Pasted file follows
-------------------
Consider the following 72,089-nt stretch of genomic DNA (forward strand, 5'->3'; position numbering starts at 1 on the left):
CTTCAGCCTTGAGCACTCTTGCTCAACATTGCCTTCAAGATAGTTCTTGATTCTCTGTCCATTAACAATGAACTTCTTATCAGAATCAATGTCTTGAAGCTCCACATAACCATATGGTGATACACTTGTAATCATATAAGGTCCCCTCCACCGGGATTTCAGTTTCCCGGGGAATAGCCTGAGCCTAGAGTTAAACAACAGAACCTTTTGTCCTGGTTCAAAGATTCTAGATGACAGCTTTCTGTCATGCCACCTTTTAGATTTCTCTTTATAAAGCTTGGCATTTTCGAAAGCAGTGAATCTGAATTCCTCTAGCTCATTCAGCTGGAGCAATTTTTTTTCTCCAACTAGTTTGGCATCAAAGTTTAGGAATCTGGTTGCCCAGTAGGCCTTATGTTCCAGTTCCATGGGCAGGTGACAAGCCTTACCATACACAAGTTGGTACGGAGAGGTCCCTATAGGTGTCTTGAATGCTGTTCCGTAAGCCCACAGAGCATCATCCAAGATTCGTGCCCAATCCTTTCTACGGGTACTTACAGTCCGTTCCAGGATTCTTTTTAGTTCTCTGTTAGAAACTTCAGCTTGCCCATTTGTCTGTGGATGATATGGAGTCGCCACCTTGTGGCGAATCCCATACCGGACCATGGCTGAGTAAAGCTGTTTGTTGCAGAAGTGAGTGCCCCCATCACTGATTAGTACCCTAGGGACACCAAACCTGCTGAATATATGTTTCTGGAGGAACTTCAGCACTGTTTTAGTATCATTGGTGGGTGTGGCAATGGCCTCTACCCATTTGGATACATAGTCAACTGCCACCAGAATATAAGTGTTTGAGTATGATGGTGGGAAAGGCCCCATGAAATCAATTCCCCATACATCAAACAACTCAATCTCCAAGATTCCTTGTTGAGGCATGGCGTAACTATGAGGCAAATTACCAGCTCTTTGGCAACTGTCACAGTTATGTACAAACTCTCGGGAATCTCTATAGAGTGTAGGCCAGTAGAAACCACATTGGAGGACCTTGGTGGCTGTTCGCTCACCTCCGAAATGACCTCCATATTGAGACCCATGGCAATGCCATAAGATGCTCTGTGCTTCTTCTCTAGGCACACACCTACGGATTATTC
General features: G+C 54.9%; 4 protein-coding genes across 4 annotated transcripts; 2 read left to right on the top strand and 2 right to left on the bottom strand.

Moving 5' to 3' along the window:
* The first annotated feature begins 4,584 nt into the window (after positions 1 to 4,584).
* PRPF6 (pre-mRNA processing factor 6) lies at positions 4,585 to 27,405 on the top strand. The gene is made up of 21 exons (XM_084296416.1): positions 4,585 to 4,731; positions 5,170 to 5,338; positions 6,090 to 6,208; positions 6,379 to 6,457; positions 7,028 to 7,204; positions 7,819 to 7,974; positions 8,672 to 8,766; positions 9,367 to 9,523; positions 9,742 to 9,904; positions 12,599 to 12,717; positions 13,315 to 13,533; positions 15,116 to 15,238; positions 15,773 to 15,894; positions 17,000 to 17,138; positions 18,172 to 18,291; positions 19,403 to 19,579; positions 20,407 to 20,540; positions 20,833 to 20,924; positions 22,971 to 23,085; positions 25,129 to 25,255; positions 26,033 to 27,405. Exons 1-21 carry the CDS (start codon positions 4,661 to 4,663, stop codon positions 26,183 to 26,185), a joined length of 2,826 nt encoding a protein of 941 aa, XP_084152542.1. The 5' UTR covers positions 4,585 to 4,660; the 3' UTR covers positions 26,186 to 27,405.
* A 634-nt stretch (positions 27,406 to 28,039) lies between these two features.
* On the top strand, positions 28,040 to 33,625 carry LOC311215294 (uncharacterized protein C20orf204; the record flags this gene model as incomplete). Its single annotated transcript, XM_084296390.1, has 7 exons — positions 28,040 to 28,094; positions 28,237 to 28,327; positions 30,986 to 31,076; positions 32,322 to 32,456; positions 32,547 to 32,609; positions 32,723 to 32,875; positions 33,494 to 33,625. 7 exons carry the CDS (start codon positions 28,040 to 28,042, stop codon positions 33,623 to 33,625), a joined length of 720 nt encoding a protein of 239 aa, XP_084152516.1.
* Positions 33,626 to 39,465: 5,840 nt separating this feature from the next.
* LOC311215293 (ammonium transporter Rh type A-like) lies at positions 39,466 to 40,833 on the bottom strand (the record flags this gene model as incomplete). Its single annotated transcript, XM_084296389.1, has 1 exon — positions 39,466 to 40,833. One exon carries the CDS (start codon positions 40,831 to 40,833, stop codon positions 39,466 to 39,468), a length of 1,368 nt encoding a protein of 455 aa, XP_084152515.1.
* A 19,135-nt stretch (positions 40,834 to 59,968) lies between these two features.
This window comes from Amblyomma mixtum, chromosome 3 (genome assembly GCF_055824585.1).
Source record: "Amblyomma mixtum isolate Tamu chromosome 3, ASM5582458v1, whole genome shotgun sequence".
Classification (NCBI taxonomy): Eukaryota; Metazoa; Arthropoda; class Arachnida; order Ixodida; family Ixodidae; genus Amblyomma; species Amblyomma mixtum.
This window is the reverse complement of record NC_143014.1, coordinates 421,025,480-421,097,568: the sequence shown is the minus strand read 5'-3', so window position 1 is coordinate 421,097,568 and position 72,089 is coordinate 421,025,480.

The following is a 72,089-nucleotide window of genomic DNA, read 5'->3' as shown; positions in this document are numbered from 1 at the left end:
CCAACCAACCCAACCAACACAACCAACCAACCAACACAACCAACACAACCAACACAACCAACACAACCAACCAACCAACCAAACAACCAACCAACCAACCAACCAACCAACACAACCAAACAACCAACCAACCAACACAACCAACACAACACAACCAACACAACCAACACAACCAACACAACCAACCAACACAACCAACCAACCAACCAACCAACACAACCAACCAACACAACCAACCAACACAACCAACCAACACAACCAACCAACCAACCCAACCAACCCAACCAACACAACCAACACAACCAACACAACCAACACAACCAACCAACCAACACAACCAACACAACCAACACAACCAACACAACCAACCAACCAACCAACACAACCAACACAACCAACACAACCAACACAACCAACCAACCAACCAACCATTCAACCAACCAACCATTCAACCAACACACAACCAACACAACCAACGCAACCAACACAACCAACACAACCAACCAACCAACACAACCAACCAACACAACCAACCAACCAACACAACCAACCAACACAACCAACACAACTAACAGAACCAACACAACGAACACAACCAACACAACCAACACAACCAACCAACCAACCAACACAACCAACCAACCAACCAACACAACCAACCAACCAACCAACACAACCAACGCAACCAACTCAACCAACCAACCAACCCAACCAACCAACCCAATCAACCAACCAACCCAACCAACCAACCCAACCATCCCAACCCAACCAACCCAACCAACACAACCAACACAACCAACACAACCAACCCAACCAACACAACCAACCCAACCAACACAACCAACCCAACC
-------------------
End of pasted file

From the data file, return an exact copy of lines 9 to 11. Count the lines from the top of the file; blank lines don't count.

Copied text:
* Positions 33,626 to 39,465: 5,840 nt separating this feature from the next.
* LOC311215293 (ammonium transporter Rh type A-like) lies at positions 39,466 to 40,833 on the bottom strand (the record flags this gene model as incomplete). Its single annotated transcript, XM_084296389.1, has 1 exon — positions 39,466 to 40,833. One exon carries the CDS (start codon positions 40,831 to 40,833, stop codon positions 39,466 to 39,468), a length of 1,368 nt encoding a protein of 455 aa, XP_084152515.1.
* A 19,135-nt stretch (positions 40,834 to 59,968) lies between these two features.